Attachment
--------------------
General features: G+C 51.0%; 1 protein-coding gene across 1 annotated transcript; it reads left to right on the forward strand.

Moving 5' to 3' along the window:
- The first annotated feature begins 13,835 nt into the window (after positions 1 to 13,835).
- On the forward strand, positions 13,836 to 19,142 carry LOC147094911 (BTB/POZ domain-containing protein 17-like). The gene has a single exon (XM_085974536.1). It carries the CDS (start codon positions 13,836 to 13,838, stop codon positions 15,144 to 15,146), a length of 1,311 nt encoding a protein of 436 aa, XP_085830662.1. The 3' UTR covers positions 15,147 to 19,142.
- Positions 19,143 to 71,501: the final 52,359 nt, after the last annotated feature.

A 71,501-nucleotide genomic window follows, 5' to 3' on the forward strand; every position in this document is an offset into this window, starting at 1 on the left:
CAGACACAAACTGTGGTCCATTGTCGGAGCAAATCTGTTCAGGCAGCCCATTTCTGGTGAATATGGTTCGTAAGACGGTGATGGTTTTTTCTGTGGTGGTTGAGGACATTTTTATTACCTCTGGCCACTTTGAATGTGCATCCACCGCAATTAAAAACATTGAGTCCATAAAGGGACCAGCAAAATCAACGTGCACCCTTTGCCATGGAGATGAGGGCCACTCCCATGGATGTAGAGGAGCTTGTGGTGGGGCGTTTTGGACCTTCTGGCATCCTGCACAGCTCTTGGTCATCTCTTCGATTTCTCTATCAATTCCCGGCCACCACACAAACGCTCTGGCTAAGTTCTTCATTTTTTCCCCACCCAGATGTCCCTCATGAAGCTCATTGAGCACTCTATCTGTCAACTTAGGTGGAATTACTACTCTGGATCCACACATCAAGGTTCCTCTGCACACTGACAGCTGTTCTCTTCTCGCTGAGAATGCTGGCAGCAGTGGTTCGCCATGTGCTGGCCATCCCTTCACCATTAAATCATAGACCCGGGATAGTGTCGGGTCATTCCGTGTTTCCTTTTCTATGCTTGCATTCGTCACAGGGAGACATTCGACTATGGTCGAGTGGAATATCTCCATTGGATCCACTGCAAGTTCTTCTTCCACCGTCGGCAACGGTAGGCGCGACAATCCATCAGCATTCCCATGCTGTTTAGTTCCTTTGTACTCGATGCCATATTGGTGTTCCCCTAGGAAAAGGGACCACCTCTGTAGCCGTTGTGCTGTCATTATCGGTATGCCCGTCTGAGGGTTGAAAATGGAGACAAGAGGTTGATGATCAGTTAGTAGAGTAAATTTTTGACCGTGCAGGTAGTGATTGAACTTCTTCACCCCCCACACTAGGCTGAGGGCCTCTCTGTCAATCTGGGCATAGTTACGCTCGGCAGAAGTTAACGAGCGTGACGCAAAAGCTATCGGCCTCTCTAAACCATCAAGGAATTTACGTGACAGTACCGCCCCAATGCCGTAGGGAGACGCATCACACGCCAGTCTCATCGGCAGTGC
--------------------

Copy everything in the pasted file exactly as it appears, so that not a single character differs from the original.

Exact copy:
General features: G+C 51.0%; 1 protein-coding gene across 1 annotated transcript; it reads left to right on the forward strand.

Moving 5' to 3' along the window:
- The first annotated feature begins 13,835 nt into the window (after positions 1 to 13,835).
- On the forward strand, positions 13,836 to 19,142 carry LOC147094911 (BTB/POZ domain-containing protein 17-like). The gene has a single exon (XM_085974536.1). It carries the CDS (start codon positions 13,836 to 13,838, stop codon positions 15,144 to 15,146), a length of 1,311 nt encoding a protein of 436 aa, XP_085830662.1. The 3' UTR covers positions 15,147 to 19,142.
- Positions 19,143 to 71,501: the final 52,359 nt, after the last annotated feature.

A 71,501-nucleotide genomic window follows, 5' to 3' on the forward strand; every position in this document is an offset into this window, starting at 1 on the left:
CAGACACAAACTGTGGTCCATTGTCGGAGCAAATCTGTTCAGGCAGCCCATTTCTGGTGAATATGGTTCGTAAGACGGTGATGGTTTTTTCTGTGGTGGTTGAGGACATTTTTATTACCTCTGGCCACTTTGAATGTGCATCCACCGCAATTAAAAACATTGAGTCCATAAAGGGACCAGCAAAATCAACGTGCACCCTTTGCCATGGAGATGAGGGCCACTCCCATGGATGTAGAGGAGCTTGTGGTGGGGCGTTTTGGACCTTCTGGCATCCTGCACAGCTCTTGGTCATCTCTTCGATTTCTCTATCAATTCCCGGCCACCACACAAACGCTCTGGCTAAGTTCTTCATTTTTTCCCCACCCAGATGTCCCTCATGAAGCTCATTGAGCACTCTATCTGTCAACTTAGGTGGAATTACTACTCTGGATCCACACATCAAGGTTCCTCTGCACACTGACAGCTGTTCTCTTCTCGCTGAGAATGCTGGCAGCAGTGGTTCGCCATGTGCTGGCCATCCCTTCACCATTAAATCATAGACCCGGGATAGTGTCGGGTCATTCCGTGTTTCCTTTTCTATGCTTGCATTCGTCACAGGGAGACATTCGACTATGGTCGAGTGGAATATCTCCATTGGATCCACTGCAAGTTCTTCTTCCACCGTCGGCAACGGTAGGCGCGACAATCCATCAGCATTCCCATGCTGTTTAGTTCCTTTGTACTCGATGCCATATTGGTGTTCCCCTAGGAAAAGGGACCACCTCTGTAGCCGTTGTGCTGTCATTATCGGTATGCCCGTCTGAGGGTTGAAAATGGAGACAAGAGGTTGATGATCAGTTAGTAGAGTAAATTTTTGACCGTGCAGGTAGTGATTGAACTTCTTCACCCCCCACACTAGGCTGAGGGCCTCTCTGTCAATCTGGGCATAGTTACGCTCGGCAGAAGTTAACGAGCGTGACGCAAAAGCTATCGGCCTCTCTAAACCATCAAGGAATTTACGTGACAGTACCGCCCCAATGCCGTAGGGAGACGCATCACACGCCAGTCTCATCGGCAGTGC